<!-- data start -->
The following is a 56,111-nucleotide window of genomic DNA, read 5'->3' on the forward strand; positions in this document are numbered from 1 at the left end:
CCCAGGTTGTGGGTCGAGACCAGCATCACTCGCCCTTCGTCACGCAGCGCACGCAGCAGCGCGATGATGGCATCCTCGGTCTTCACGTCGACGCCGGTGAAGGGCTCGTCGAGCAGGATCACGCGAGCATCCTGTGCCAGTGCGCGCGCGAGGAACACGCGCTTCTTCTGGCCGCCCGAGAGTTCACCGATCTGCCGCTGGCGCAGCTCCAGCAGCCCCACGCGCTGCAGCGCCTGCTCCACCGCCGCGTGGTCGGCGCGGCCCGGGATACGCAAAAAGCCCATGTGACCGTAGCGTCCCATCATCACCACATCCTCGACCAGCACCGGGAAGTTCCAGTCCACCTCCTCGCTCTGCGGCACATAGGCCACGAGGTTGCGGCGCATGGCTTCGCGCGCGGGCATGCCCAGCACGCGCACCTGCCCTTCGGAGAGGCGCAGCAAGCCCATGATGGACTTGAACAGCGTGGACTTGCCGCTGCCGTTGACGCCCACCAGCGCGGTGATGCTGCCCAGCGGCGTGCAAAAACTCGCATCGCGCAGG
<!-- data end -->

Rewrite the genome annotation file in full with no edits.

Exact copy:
The following is a 56,111-nucleotide window of genomic DNA, read 5'->3' on the forward strand; positions in this document are numbered from 1 at the left end:
CCCAGGTTGTGGGTCGAGACCAGCATCACTCGCCCTTCGTCACGCAGCGCACGCAGCAGCGCGATGATGGCATCCTCGGTCTTCACGTCGACGCCGGTGAAGGGCTCGTCGAGCAGGATCACGCGAGCATCCTGTGCCAGTGCGCGCGCGAGGAACACGCGCTTCTTCTGGCCGCCCGAGAGTTCACCGATCTGCCGCTGGCGCAGCTCCAGCAGCCCCACGCGCTGCAGCGCCTGCTCCACCGCCGCGTGGTCGGCGCGGCCCGGGATACGCAAAAAGCCCATGTGACCGTAGCGTCCCATCATCACCACATCCTCGACCAGCACCGGGAAGTTCCAGTCCACCTCCTCGCTCTGCGGCACATAGGCCACGAGGTTGCGGCGCATGGCTTCGCGCGCGGGCATGCCCAGCACGCGCACCTGCCCTTCGGAGAGGCGCAGCAAGCCCATGATGGACTTGAACAGCGTGGACTTGCCGCTGCCGTTGACGCCCACCAGCGCGGTGATGCTGCCCAGCGGCGTGCAAAAACTCGCATCGCGCAGG